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UK to introduce five-year cut-off point in bid to end re-investigations into soldiers who served in NI

The plans will deliver on the government’s promise to protect its former soldiers.

A veteran protests the prosecution of former British soldiers for wartime killings held outside the Houses of Parliament last year
A veteran protests the prosecution of former British soldiers for wartime killings held outside the Houses of Parliament last year
Image: SIPA USA/PA Images

THE BRITISH GOVERNMENT has pledged to “end the cycle of re-investigations” in a set of proposals to deal with the North’s troubled past.

Under the new proposals, there will be a legal bar on any future investigation occurring once cases have been considered.

Northern Ireland Secretary of State Brandon Lewis said ending repeated re-investigations, where there is no new compelling evidence, will deliver on the government’s promise to protect former soldiers from “vexatious claims”.

The range of proposals come after the government promised to deliver a way forward on legacy matters within 100 days of the ‘New Decade New Approach’ deal, agreed in January to allow the Stormont Executive to resume after a three-year absence.

They include a pledge to ensure that the North’s British Army veterans receive equal treatment to their counterparts who served overseas.

The proposals also include a “new independent body” to provide information to families and “swift examinations” of all unresolved deaths from the Troubles.

Only cases where there is “new compelling evidence and a realistic prospect of a prosecution” will be investigated as part of the measures.

Attorney General’s consent required

Meanwhile, once cases have been considered, there will be a legal bar on any future investigation occurring.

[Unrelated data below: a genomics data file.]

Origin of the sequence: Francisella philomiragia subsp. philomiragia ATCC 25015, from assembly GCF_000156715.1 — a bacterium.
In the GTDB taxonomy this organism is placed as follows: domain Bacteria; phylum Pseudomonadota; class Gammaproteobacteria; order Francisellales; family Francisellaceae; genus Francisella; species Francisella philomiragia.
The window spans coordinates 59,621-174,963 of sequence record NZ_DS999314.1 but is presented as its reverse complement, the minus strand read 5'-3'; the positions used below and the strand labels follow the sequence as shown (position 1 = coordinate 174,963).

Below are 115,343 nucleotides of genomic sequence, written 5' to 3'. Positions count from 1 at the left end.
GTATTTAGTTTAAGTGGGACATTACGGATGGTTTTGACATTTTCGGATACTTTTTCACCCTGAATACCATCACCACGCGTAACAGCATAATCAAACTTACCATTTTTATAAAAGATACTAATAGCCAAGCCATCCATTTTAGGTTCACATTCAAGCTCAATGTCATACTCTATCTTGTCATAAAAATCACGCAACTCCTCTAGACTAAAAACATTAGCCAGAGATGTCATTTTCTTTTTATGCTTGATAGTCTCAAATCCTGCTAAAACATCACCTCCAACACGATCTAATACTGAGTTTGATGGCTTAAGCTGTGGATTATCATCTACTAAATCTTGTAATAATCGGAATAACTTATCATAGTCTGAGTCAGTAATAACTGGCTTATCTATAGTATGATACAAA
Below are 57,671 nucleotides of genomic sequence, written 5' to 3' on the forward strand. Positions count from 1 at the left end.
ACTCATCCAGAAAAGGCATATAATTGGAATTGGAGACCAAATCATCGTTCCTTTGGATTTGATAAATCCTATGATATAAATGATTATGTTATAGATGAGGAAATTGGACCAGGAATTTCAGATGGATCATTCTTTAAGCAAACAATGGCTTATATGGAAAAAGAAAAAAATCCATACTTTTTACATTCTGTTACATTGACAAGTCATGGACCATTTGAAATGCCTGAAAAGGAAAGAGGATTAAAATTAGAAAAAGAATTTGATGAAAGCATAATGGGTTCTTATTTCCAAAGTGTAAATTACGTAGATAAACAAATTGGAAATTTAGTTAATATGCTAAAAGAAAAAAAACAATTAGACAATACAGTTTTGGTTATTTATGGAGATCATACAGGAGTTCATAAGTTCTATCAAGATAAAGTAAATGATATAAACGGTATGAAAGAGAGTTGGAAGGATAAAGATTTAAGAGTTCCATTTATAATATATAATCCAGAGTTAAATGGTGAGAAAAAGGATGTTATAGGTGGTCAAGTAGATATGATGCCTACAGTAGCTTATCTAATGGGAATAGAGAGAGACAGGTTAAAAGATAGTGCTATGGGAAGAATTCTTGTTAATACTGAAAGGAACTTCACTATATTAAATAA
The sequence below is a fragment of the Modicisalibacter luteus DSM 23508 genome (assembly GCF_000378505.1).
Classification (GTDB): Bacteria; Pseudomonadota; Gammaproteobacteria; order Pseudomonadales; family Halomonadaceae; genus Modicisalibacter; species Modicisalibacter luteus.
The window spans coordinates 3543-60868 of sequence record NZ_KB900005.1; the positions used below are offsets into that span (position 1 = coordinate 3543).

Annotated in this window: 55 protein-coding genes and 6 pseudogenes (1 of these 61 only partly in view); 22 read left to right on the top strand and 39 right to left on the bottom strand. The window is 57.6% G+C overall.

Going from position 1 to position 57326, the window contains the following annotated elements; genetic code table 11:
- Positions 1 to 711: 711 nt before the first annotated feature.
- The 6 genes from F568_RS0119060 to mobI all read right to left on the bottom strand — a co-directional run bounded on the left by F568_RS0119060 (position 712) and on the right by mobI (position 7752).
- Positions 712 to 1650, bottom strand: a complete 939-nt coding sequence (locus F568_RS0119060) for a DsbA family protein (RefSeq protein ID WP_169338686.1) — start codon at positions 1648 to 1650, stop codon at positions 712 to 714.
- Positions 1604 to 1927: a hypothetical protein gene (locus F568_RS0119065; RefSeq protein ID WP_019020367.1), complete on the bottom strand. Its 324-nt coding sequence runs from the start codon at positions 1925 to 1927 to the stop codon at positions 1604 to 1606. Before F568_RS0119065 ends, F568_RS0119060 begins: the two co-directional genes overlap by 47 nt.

The bill would introduce a five-year cut-off point from the date of an incident unless there are “exceptional” circumstances, meaning it would be in the interests of justice to prosecute.

New prosecutions would also require the consent of the Attorney General before they can proceed.

If passed, the bill would further require the court to consider the operational context of an incident when deciding whether to extend the normal time limits for bringing civil claims for injury or death.

This requirement would also extend to claims brought under the Human Rights Act in connection with overseas operations.

There would also be an absolute limit of six years from the date of the incident for bringing civil claims of personal injury or death or Human Rights Act claims in connection with overseas operations.

ECHR opt-out

The law would also compel future governments to consider opting out of the European Convention on Human Rights in relation to significant overseas military operations to avoid claims being brought under the act.

The package also proposed a central resource to be created to share experiences and narratives related to the Troubles.

Lewis said victims have been at the heart of the government approach to “help the region move on to a brighter future”.

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“I hope that by giving as many families as possible information on how their loved ones lost their lives, we can help ease the difficult process of reconciliation,” he said.

“We owe a huge debt of gratitude to our Armed Forces for their service in Northern Ireland.

“That’s why these proposals also put an end to repeated re-investigations where there is no new compelling evidence and deliver on our promise to protect veterans from vexatious claims.”

The government will now begin engagement with the North’s political parties, and the Irish government, to discuss the proposals in detail.

Responding to the announcement, Tánaiste and Minister for Foreign Affairs Simon Coveney said that changes to the Stormont House Agreement framework, agreed in 2014, must be agreed by both the Irish and UK governments, as well as the Northern Ireland executive.

“Only through a collective approach can we hope to deal with these issues comprehensively and fairly, and in a way that responds to the needs of victims and survivors, and society as a whole,” he said.

He added that there should be effective investigations into all Troubles-related deaths, regardless of the perpetrator, and said the Irish government would not support any special measures regarding the investigation of state or non-state actors in the North.

With reporting from Stephen McDermott

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